Designed as a stairway to the treetops, the Tower House by Architect Peter Gluck is a vacation home that aims to disturb the surrounding woodland site as minimally as possible. Keeping the foot print to a minimum, Gluck's design takes a conventional single story home and turns it vertically. Each of the first three floors has a small bedroom and bath laid out as tiny suites. On the top floor, the kitchen. dining and living area are all combined and spread out from the central tower like the surrounding forest canopy. This provides awe inspiring views of the lake and mountains in the distance. At the very top, an outdoor roof terrace extended above the living space above the treetops, offering a stunning firewatch-like lookout experience. "The glass-enclosed stair also highlights the procession from forest floor to treetop aerie, while the dark green, back-painted glass exterior camouflages the house by reflecting the surrounding woods, de-materializing its form."
Sustainable design with minimal operating costs and maintenance was imperative, especially since this home is only occupied for parts of the year. "The stacked north-facing bedrooms take advantage of light and views with floor to ceiling glass. In order to optimize energy savings for heating and cooling in this part-time residence, a two part sustainable strategy was employed to reduce the heating footprint of the house in the winter and to avoid the need for air conditioning in the summer."
Compressing and stacking the "wet-zones" of the house in an insulated central core allows parts of the home to be “turned off” in the winter when not in use even though the house is heated conventionally. "When not in use, only 700 square feet of the 2,545 square foot house is heated. By closing the building down to only the insulated core, there is a 49% reduction in energy use." Passive design allows for the house to feel comfortable without air conditioning in the summer time. This is accomplished with cool air being drawn in and through the house using the stack effect. In addition, south-facing glass throughout the stairwell creates a solar chimney and as the heated air rises, it is exhausted out the top, drawing in fresh air through the house from the cooler north side.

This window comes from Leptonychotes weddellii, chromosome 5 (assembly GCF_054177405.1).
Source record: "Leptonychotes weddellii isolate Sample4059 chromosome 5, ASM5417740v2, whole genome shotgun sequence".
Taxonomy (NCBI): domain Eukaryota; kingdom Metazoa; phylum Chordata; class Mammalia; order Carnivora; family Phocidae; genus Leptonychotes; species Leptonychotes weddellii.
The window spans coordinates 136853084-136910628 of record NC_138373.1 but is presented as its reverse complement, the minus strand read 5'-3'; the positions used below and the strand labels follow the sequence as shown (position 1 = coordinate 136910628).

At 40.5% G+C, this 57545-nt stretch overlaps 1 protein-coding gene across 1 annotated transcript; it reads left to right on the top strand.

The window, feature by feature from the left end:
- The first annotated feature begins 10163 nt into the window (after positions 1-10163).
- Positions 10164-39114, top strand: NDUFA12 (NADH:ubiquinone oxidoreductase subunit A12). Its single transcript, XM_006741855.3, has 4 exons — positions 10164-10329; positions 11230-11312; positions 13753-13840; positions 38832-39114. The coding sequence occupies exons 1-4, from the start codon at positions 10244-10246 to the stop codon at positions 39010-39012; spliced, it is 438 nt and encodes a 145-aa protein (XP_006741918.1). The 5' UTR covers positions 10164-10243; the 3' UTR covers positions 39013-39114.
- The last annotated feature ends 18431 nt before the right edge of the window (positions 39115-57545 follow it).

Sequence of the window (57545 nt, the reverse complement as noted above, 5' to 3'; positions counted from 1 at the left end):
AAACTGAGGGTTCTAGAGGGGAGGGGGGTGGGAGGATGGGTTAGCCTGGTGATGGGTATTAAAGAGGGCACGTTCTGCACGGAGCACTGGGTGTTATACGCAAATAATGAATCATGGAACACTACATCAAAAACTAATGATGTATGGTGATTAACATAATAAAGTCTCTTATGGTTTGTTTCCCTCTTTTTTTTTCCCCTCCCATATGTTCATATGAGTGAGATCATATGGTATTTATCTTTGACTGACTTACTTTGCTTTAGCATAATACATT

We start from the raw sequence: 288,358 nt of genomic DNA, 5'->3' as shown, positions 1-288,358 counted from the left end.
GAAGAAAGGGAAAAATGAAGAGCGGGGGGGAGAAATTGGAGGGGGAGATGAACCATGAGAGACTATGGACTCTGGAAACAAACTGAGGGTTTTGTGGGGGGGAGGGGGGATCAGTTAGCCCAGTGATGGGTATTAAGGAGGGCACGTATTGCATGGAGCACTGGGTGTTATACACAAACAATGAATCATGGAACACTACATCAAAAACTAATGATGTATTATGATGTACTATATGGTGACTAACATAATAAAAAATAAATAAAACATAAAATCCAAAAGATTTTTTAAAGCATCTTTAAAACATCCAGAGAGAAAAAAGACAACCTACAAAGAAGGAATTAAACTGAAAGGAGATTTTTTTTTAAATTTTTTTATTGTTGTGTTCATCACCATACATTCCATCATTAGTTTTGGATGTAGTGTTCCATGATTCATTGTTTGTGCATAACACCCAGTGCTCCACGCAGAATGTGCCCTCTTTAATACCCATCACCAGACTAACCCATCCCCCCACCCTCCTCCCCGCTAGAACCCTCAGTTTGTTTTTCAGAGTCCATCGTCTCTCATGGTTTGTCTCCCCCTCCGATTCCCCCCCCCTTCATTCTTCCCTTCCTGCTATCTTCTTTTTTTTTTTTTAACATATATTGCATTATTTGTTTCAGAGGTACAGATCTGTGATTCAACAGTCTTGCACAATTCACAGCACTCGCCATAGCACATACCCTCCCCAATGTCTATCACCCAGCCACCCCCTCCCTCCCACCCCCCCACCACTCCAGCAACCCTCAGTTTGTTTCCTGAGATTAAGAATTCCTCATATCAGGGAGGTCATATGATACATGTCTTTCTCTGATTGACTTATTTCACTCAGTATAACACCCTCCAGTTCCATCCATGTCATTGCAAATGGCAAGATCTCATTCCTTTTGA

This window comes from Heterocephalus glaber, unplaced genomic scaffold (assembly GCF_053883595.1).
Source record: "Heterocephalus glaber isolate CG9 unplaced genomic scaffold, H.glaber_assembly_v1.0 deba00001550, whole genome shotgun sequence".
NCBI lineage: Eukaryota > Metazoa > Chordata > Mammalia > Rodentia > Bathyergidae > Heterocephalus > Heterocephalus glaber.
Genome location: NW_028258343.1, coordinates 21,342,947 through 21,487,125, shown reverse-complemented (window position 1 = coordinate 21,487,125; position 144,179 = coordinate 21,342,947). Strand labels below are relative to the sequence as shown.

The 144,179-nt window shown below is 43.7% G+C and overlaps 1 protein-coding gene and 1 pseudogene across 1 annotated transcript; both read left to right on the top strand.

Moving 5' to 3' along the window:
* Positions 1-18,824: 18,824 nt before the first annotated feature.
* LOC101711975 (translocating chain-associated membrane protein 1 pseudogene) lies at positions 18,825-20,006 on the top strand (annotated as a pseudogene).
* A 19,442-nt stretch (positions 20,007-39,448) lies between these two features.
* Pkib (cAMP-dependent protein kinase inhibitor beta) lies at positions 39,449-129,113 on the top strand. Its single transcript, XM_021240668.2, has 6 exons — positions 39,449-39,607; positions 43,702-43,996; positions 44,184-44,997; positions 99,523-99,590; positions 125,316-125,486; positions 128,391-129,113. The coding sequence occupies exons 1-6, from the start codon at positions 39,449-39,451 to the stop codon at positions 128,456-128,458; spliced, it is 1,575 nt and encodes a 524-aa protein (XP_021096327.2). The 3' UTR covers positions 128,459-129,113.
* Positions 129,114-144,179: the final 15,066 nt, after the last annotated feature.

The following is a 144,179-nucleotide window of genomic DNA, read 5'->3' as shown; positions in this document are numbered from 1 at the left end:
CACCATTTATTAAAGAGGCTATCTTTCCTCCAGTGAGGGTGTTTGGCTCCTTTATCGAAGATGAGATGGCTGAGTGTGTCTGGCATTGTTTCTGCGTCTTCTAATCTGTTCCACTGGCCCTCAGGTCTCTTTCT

Overall, this is a great example of a home that celebrates its surrounding environment, creating a minimal footprint in such a precious atmosphere. A case study model was easily constructed using Arckit components.
As always, if you have any questions, suggestions or comments, I would love to hear from you in the comments section below or through email to firstname.lastname@example.org. Feel free to send me pictures or videos of your own creations, I always enjoy seeing all your models.
Are you new to Arckit? Check out these other Arckit Inspiration Blogs!
Are you already an Arckit expert looking for more advanced models to try out? Check out the full Arckit Blog here with 50+ models to try out and get ideas from.
If you found this post especially helpful, please hit that like button below and share with others! Every week I strive to deliver the best content possible, thank you for your support!